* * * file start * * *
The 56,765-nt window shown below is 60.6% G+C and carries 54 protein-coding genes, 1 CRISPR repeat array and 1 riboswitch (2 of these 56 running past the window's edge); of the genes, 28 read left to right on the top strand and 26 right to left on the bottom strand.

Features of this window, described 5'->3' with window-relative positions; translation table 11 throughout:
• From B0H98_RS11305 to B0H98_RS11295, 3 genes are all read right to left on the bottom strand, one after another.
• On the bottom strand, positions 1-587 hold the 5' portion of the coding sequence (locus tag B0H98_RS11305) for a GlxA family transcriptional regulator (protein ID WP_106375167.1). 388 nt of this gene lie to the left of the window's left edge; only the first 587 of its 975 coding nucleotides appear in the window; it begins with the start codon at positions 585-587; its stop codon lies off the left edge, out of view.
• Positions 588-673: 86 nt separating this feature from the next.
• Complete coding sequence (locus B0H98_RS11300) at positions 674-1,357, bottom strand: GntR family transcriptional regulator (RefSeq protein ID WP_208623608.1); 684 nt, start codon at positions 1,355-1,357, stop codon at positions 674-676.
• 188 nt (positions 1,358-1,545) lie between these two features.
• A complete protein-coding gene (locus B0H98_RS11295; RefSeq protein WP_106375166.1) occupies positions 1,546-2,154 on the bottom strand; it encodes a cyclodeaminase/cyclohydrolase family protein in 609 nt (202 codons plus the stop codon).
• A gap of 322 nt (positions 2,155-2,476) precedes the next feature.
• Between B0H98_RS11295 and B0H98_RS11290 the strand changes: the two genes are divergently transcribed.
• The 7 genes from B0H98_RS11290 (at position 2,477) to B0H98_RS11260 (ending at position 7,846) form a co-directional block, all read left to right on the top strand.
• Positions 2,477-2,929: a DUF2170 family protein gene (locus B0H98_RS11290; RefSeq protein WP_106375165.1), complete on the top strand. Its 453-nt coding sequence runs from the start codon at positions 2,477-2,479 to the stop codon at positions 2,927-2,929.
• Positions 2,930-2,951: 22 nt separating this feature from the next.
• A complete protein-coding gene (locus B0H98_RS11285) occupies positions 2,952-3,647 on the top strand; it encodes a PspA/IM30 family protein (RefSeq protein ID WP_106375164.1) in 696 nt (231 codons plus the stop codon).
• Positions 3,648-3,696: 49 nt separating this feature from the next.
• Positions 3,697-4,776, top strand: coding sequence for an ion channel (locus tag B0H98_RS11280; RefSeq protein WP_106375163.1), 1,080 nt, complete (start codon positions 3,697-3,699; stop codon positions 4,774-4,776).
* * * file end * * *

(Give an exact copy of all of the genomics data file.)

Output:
The 56,765-nt window shown below is 60.6% G+C and carries 54 protein-coding genes, 1 CRISPR repeat array and 1 riboswitch (2 of these 56 running past the window's edge); of the genes, 28 read left to right on the top strand and 26 right to left on the bottom strand.

Features of this window, described 5'->3' with window-relative positions; translation table 11 throughout:
• From B0H98_RS11305 to B0H98_RS11295, 3 genes are all read right to left on the bottom strand, one after another.
• On the bottom strand, positions 1-587 hold the 5' portion of the coding sequence (locus tag B0H98_RS11305) for a GlxA family transcriptional regulator (protein ID WP_106375167.1). 388 nt of this gene lie to the left of the window's left edge; only the first 587 of its 975 coding nucleotides appear in the window; it begins with the start codon at positions 585-587; its stop codon lies off the left edge, out of view.
• Positions 588-673: 86 nt separating this feature from the next.
• Complete coding sequence (locus B0H98_RS11300) at positions 674-1,357, bottom strand: GntR family transcriptional regulator (RefSeq protein ID WP_208623608.1); 684 nt, start codon at positions 1,355-1,357, stop codon at positions 674-676.
• 188 nt (positions 1,358-1,545) lie between these two features.
• A complete protein-coding gene (locus B0H98_RS11295; RefSeq protein WP_106375166.1) occupies positions 1,546-2,154 on the bottom strand; it encodes a cyclodeaminase/cyclohydrolase family protein in 609 nt (202 codons plus the stop codon).
• A gap of 322 nt (positions 2,155-2,476) precedes the next feature.
• Between B0H98_RS11295 and B0H98_RS11290 the strand changes: the two genes are divergently transcribed.
• The 7 genes from B0H98_RS11290 (at position 2,477) to B0H98_RS11260 (ending at position 7,846) form a co-directional block, all read left to right on the top strand.
• Positions 2,477-2,929: a DUF2170 family protein gene (locus B0H98_RS11290; RefSeq protein WP_106375165.1), complete on the top strand. Its 453-nt coding sequence runs from the start codon at positions 2,477-2,479 to the stop codon at positions 2,927-2,929.
• Positions 2,930-2,951: 22 nt separating this feature from the next.
• A complete protein-coding gene (locus B0H98_RS11285) occupies positions 2,952-3,647 on the top strand; it encodes a PspA/IM30 family protein (RefSeq protein ID WP_106375164.1) in 696 nt (231 codons plus the stop codon).
• Positions 3,648-3,696: 49 nt separating this feature from the next.
• Positions 3,697-4,776, top strand: coding sequence for an ion channel (locus tag B0H98_RS11280; RefSeq protein WP_106375163.1), 1,080 nt, complete (start codon positions 3,697-3,699; stop codon positions 4,774-4,776).